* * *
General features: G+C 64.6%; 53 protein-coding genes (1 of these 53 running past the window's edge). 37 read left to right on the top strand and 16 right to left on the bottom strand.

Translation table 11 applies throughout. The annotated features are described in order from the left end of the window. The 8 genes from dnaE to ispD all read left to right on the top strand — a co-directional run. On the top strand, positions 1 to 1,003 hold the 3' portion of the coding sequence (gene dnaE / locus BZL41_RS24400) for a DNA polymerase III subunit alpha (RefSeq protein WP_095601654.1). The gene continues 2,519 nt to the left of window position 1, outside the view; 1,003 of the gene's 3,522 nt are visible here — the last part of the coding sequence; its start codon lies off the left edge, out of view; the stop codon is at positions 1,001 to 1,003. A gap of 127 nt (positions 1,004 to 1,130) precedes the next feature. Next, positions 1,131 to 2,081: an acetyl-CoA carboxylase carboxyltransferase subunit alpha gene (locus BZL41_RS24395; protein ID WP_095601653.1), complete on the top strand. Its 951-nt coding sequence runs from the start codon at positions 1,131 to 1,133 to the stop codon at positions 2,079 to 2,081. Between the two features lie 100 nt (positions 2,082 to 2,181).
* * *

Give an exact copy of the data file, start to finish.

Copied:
General features: G+C 64.6%; 53 protein-coding genes (1 of these 53 running past the window's edge). 37 read left to right on the top strand and 16 right to left on the bottom strand.

Translation table 11 applies throughout. The annotated features are described in order from the left end of the window. The 8 genes from dnaE to ispD all read left to right on the top strand — a co-directional run. On the top strand, positions 1 to 1,003 hold the 3' portion of the coding sequence (gene dnaE / locus BZL41_RS24400) for a DNA polymerase III subunit alpha (RefSeq protein WP_095601654.1). The gene continues 2,519 nt to the left of window position 1, outside the view; 1,003 of the gene's 3,522 nt are visible here — the last part of the coding sequence; its start codon lies off the left edge, out of view; the stop codon is at positions 1,001 to 1,003. A gap of 127 nt (positions 1,004 to 1,130) precedes the next feature. Next, positions 1,131 to 2,081: an acetyl-CoA carboxylase carboxyltransferase subunit alpha gene (locus BZL41_RS24395; protein ID WP_095601653.1), complete on the top strand. Its 951-nt coding sequence runs from the start codon at positions 1,131 to 1,133 to the stop codon at positions 2,079 to 2,081. Between the two features lie 100 nt (positions 2,082 to 2,181).